Sirs Ian McKellen and Anthony Hopkins do much to banish my bad memories of Ronald Harwood in a spectacular version of The Dresser
“One Lear more or less in the world won’t make any difference”
Despite its stellar casting and excellent notices, it has taken a while to bring myself to watch the TV version of The Dresser. In advance of the 2016 production which toured before hitting the West End, playwright Ronald Harwood took precisely no prisoners and gave exactly no shits in giving a series of interviews (#1, #2) which, to put it lightly, did not endear him to me. And rightly or wrongly (only being human), I let that colour my appreciation of his art.
A little distance has softened me though and I have to say, I found much to appreciate in this televised version, not least the presence of Sirs Ian McKellen and Anthony Hopkins and Ian McKellen in the two central roles of an ageing Shakespearean and his manservant. Its the middle of the Second World War and their production of King Lear is still touring the regions, even though its leading man is perilously close to losing his faculties. Continue reading “Lockdown TV review: The Dresser (2015)”
“I am not the man I thought myself”
There’s a knack to finding the kind of long-neglected plays that respond well to a revival, as opposed to the ones that are deservedly collecting dust, and Ashley Cook’s Troupe seem to have nailed it. Making a name for themselves with the likes of Rodney Ackland’s After October and James Shirley’s The Cardinal, Troupe has now turned to JM Barrie – best known of course for sharing the same birthday as me, oh, and Peter Pan – to shine a light on the little-performed 1917 play Dear Brutus.
It is undoubtedly a curious thing. It is set in a country house where the Puckish figure of its owner – Robin Hooper’s Lob – has invited a group of strangers for the weekend, with the intention of luring them into the enchanted wood that appears every midsummer to explore the lives that they might have led. A piece of magic-infused escapism that shifts tonally between whimsical frivolity and real psychological acuity, tear-jerking drama and comic romps and as such, can feel hard to pin down. Continue reading “Review: Dear Brutus, Southwark Playhouse”
“I do hate getting older, I hate every bloody moment of it”
Dustin Hoffman’s directorial debut on film came last year in the form of an adaptation of Ronald Harwood’s play Quartet, set in a retirement home for gifted musicians and singers. At Beecham House, the residents attend various classes and activities, teach visiting youngsters the tricks of their trades and participate in the yearly gala concert necessary to boost the finances and keep it open. And this ability to fulfil their love for performance is what makes it a special place and where the film finds its greatest successes in the midst of its otherwise inoffensive charms.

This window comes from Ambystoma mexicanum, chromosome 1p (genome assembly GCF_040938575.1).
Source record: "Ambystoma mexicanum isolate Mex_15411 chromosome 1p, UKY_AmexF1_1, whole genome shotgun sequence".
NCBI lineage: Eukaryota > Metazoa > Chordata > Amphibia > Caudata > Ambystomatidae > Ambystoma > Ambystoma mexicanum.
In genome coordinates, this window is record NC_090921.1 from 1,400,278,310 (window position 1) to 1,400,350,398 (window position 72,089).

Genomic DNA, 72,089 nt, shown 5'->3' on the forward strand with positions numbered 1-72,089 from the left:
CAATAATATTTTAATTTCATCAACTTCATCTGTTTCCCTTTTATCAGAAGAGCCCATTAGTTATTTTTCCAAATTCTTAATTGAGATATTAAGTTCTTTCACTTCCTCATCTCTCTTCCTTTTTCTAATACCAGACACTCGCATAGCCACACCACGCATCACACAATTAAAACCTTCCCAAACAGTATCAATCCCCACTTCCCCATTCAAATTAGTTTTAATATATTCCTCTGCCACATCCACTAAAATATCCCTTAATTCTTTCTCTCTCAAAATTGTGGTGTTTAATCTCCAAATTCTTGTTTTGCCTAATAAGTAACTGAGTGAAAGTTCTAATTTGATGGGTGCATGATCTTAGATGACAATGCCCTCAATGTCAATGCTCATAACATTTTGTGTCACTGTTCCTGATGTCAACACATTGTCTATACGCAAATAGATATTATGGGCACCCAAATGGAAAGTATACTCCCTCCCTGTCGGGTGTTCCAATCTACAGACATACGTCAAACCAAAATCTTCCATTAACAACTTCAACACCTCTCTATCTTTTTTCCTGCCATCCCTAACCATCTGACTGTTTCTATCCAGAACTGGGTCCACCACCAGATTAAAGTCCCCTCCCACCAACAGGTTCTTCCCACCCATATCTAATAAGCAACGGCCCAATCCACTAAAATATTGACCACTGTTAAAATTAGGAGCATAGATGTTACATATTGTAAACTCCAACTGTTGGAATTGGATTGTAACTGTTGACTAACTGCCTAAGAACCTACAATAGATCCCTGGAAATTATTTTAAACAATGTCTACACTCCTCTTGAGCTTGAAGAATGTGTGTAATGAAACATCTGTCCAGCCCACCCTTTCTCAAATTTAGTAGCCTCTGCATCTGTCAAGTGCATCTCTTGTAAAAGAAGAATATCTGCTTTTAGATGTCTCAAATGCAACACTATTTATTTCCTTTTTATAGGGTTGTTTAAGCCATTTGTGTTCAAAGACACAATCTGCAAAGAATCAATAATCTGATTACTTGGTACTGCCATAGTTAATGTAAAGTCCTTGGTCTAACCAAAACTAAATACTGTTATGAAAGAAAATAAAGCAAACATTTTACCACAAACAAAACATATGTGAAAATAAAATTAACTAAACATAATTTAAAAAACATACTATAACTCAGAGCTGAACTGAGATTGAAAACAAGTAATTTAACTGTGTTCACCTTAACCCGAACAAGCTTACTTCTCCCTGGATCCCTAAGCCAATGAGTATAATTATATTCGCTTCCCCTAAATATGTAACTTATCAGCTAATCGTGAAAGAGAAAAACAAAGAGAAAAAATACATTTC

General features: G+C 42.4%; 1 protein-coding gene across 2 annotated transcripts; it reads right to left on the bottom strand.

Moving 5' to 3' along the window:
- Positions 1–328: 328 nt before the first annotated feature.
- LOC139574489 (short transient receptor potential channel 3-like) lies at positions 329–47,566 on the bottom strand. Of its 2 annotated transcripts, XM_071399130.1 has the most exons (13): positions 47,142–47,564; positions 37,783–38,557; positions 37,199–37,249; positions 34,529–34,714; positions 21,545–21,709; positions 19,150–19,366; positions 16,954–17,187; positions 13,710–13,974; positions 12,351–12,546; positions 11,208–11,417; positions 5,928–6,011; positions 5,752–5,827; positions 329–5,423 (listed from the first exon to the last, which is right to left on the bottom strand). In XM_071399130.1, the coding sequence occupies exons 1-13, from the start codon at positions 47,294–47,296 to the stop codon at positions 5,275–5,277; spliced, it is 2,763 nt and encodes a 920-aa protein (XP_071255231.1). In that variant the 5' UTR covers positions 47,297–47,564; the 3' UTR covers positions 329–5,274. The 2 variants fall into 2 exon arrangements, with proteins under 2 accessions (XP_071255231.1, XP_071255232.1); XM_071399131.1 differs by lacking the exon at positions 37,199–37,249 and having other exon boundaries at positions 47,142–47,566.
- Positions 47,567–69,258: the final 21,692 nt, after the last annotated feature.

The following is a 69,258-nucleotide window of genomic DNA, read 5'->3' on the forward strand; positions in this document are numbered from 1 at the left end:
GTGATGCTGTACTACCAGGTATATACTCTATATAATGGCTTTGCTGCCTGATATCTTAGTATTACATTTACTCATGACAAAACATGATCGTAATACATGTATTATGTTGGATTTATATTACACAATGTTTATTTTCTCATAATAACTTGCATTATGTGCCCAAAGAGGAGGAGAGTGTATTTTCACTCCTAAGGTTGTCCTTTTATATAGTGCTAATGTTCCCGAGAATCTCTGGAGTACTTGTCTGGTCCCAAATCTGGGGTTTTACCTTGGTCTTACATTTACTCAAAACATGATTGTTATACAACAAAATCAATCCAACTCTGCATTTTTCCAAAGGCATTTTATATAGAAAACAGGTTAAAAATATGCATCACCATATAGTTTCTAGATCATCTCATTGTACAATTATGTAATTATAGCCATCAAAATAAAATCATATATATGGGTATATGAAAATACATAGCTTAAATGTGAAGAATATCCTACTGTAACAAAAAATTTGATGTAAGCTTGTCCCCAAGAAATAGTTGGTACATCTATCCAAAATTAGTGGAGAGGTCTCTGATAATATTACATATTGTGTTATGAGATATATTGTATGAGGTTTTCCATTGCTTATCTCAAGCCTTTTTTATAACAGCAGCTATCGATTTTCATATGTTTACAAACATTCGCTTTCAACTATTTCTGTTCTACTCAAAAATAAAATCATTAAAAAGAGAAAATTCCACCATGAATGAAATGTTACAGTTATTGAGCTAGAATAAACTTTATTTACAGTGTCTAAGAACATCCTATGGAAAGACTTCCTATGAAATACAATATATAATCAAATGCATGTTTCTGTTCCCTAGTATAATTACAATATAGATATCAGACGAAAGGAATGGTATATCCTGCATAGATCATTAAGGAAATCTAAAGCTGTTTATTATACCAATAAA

The main thrust of the story is around the arrival of grande dame Jean Horton, a retired opera singer who is struggling to come to terms with her new circumstances. She keeps herself to herself, refusing to join in with the communal activities, even though she is now living with former friends, colleagues and husbands. This is particularly pertinent as her arrival completes the quartet of performers from the most acclaimed version of Rigoletto since the Second World War and everyone is alive to the fundraising potential of such a reunion. But Jean has bridges to build, most notably with her bitter ex Reg, and with Cissy and Wilf hoping they’ll all get to sing together again, they get to the business of putting the past to rest. Continue reading “DVD Review: Quartet”
“Democracy…such an un-English word”
Expectations for Peter Gill’s Versailles were quite low due to a number of factors – a five star review from Billington; my reaction to Making Noise Quickly, Gill’s last directorial intervention at the Donmar; the announcement of a running time of 3 hours; and decidedly mixed chatter from friends who had already seen it. And as it often the way with these things, I ended up rather enjoying it. It certainly helped that I was prepared for the extreme steadiness of its pacing and the dip of the second act of this self-directed play.
Set in the aftermath of the First World War, Gill examines and contrasts the impact of the peace process of Versailles on a Europe ravaged by conflict and also on a slice of middle-class English society, notably Kentish families the Rawlinsons and the Chaters. Leonard Rawlinson is a young civil servant involved in the negotiations for the treaty but he is haunted by both his doubts of whether a lasting peace can be achieved through these means and the ghost of his fallen soldier lover Gerald, who just happened to be the son of the neighbouring Chaters. Continue reading “Review: Versailles, Donmar Warehouse”